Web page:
The Trans America Challenge 2018
27 May - 17 June 2018
JUNE 16, 2018
Bend to Newberg
The Pacific Northwest is cooler and lower than almost anywhere we’ve been for the last ten days and this morning, Bend almost felt chilly. There were clouds in the sky and even the Viking duo of Alex Vassbotten and Eric Osland had their thick flying jackets on in the cockpit of their Alvis.
The first Regularity today was to be over the impressive McKenzie Pass but, thanks to forest fire, flood and roadworks the road was closed until Monday morning so, a bit of 48 hour car quick thinking sorted out a re route around the problem and another timed section was seamlessly slotted in as a replacement and, from Bend we drove to Sisters then crossed the Pacific Crest Trail to pick up the original route at the lunch halt in the Korner Post Cafe in Detroit.
After a good lunch alongside an Oshkosh mounted division of the US army, on manoeuvres in the area, there followed another two regularities in the beautiful Cascade Mountains around Pinhead Buttes and the Salmon Huckleberry Wilderness on the Clackamas River where we also crossed the 45th parallel, the halfway point between the Equator and the North Pole.
The big draw for today though wasn’t anything so lofty, rather the crews were getting excited about something much more basic. A drag race on the Woodburn Strip, in which man (or Janet Howle) and machine, were pitted against each other and the clock and, there could only ever be one winner. The standing quarter mile is an American institution which has helped to breed muscle cars such as the Mustang, the Camaro and the Corvette and, coincidentally we had all three of these represented this afternoon.
Testosterone mixed with gasoline and suffused with burning rubber, is indeed a heady scent and, over three runs down the strip the crews thoroughly enjoyed its near narcotic effect and our own little band top of ‘top fuellers’ drew polite applause from the crowds in the grandstand.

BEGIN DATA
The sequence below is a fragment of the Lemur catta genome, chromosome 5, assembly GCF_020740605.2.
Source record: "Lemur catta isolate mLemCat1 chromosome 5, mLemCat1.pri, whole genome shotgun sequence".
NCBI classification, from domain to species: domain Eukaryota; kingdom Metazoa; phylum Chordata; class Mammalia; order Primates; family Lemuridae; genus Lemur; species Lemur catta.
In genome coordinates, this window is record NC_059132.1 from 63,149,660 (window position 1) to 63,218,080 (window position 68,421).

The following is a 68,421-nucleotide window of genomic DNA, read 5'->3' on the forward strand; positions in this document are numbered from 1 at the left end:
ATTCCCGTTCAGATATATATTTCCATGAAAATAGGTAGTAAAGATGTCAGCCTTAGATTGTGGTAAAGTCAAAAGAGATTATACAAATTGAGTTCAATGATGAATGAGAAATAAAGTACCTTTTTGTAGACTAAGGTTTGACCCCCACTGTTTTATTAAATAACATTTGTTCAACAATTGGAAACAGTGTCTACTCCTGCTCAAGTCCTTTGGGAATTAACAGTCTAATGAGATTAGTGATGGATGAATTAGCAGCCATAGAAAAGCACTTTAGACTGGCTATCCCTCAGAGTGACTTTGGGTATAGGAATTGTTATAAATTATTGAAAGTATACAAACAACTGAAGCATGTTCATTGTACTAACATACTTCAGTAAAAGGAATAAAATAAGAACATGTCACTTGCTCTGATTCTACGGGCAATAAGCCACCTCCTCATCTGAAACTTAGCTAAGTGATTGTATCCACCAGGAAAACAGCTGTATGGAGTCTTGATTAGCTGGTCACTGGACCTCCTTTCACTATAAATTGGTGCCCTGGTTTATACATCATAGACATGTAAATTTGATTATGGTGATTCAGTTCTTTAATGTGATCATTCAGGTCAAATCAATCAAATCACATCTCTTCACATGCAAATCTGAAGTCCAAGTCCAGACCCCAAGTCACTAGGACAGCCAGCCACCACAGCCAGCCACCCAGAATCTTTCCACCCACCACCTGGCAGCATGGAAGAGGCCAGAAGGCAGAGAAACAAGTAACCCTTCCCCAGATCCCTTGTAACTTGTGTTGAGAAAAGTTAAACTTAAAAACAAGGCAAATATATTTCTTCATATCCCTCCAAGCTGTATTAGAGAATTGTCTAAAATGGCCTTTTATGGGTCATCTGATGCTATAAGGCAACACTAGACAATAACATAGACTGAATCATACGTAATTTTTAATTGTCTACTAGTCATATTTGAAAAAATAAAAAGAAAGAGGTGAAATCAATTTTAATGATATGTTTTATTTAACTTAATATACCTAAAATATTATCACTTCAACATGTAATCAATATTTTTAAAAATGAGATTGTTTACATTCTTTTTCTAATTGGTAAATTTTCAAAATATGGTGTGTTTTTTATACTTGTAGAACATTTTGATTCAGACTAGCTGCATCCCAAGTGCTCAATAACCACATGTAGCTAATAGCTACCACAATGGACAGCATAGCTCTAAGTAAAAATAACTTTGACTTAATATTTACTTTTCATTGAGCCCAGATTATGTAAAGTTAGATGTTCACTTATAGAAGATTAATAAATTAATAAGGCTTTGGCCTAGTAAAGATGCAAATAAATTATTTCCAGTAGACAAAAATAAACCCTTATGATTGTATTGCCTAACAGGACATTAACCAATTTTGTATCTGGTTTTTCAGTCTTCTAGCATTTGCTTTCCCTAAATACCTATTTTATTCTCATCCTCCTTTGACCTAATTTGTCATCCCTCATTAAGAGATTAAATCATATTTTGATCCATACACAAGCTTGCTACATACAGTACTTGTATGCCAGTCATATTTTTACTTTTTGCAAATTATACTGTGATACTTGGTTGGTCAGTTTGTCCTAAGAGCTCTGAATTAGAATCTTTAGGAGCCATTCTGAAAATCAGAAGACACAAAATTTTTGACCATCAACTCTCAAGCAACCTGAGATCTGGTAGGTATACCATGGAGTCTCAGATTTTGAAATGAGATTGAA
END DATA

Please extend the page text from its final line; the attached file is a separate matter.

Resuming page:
Before each run, every car had to go through process of staging, one of the most important aspects of drag racing whereby the car creeps forward through the start gate and triggers a series of sensors which are linked to the Christmas tree lights, red, amber and green, which let the driver know when to start the run.
Several measurements are then taken from each race: reaction time, elapsed time, and terminal speed.
This was a test on consistency in which three runs had to be carefully matched.
Reaction time was the time from the green light, to the car leaving the line. Elapsed time was the time from the car leaving the start to crossing the finish line. The speed was measured through a trap / gate in the final 20m, giving the terminal speed of the car over that distance.
Despite some desperate efforts with the pedals, nothing this afternoon upset the top three placings. There wasn’t enough time available in three short runs to do any real damage to their overall positions so, David Roberts shot his Triumph down the lane with just enough care and consideration that it would survive another day and hopefully carry him and Jo over the finish line in first place. Mike and Lorna Harrison were almost as guarded with their Volvo despite giving a little extra throttle and pipping their rivals to the post in the second leg. Jim Gately on the other hand, with the home crowd behind him, floored the Cadillac in a do or die attempt to either cement third place or move up a couple of places.
From the track it was a short hop to the night halt, the Allison Inn, where there was something of an end of term atmosphere and growing feeling that tomorrow's drive, despite the presence of a couple of regularities, might actually turn out to be nothing more than a victory lap.